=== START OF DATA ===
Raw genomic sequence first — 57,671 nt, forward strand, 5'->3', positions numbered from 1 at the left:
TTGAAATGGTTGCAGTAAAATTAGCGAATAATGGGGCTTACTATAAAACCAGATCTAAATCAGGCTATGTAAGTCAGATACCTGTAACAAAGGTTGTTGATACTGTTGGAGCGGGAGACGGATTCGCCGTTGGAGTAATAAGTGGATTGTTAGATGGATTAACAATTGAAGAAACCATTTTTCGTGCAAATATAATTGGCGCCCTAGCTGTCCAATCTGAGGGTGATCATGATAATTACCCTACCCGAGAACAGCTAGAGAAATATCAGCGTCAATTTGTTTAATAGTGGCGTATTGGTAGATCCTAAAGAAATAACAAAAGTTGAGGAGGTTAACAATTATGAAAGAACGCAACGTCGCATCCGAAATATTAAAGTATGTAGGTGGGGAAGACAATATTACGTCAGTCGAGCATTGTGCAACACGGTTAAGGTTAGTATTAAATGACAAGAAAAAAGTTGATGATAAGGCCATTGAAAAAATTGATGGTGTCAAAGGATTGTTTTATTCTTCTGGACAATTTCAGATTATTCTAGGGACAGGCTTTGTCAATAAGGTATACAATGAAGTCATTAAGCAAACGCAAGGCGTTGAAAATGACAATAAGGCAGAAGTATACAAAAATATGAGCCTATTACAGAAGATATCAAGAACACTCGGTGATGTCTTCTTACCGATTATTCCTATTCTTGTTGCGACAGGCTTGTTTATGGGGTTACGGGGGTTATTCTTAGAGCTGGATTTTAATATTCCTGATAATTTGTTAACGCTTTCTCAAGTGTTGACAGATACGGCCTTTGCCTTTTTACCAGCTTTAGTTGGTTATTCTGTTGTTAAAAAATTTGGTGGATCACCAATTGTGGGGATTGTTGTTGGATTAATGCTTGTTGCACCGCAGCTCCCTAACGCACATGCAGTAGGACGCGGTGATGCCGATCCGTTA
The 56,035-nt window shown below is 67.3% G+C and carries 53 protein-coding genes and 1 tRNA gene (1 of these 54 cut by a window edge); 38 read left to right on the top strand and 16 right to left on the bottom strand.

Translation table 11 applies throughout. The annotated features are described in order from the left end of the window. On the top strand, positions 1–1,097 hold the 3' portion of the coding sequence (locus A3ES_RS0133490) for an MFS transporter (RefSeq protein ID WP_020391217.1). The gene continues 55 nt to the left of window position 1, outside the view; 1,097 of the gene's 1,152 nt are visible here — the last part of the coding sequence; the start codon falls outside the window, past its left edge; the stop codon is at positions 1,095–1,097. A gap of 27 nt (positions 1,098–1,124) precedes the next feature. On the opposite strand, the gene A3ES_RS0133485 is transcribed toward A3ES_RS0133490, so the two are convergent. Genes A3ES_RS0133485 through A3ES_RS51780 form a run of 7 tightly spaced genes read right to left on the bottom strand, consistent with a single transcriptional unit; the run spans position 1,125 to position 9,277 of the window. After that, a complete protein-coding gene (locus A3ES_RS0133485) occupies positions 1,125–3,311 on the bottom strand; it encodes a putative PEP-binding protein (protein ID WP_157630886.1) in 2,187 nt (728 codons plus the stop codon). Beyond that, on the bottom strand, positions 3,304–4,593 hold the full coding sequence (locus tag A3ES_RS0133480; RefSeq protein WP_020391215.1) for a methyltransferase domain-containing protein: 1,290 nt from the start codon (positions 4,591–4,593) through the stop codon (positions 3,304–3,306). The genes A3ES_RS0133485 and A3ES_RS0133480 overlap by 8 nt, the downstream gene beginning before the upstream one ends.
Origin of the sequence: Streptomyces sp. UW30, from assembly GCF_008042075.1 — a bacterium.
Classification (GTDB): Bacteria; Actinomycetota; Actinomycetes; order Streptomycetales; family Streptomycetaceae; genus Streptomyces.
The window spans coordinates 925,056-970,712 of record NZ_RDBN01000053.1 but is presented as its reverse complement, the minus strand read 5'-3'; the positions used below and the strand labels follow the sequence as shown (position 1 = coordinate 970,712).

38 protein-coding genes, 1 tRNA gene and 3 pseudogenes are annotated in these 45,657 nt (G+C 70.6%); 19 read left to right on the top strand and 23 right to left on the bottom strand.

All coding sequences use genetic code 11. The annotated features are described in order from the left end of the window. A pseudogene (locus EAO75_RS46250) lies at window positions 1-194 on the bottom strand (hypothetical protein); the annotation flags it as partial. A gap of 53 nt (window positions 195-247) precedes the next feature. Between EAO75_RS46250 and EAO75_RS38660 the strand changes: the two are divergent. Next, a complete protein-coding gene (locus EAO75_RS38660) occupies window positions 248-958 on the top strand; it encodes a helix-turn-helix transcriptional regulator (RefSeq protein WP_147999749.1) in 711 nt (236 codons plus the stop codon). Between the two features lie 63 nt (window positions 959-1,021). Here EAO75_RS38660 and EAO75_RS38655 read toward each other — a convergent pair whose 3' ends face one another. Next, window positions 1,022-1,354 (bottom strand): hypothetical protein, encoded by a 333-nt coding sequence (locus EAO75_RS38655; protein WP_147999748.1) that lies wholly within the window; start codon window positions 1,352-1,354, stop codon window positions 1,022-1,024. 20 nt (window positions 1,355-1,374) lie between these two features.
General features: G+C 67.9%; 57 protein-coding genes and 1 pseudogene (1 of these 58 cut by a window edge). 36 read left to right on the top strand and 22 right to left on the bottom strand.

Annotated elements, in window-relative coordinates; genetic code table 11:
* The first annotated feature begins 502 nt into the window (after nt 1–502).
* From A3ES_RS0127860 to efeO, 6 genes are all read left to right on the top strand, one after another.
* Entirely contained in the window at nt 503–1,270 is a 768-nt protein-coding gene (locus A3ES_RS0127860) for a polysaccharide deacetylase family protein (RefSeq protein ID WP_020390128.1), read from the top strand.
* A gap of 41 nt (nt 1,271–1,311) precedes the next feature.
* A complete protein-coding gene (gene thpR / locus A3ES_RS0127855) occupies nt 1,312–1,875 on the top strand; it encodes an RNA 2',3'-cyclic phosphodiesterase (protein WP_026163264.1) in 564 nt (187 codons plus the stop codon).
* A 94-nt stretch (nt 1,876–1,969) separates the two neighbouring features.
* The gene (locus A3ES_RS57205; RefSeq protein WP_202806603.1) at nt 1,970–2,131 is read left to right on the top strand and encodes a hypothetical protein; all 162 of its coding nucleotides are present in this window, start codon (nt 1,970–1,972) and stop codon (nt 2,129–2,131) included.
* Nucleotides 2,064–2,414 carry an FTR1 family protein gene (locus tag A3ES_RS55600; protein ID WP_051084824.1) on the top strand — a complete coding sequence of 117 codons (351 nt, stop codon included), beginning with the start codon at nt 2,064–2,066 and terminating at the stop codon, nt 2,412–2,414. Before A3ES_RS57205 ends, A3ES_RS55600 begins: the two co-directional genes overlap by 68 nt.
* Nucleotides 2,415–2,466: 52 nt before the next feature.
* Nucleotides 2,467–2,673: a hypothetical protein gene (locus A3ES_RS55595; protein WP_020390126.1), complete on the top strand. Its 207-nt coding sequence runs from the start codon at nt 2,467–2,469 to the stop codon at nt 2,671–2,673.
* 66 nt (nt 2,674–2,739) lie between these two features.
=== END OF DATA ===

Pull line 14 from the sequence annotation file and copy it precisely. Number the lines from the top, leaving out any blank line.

* Entirely contained in the window at nt 503–1,270 is a 768-nt protein-coding gene (locus A3ES_RS0127860) for a polysaccharide deacetylase family protein (RefSeq protein ID WP_020390128.1), read from the top strand.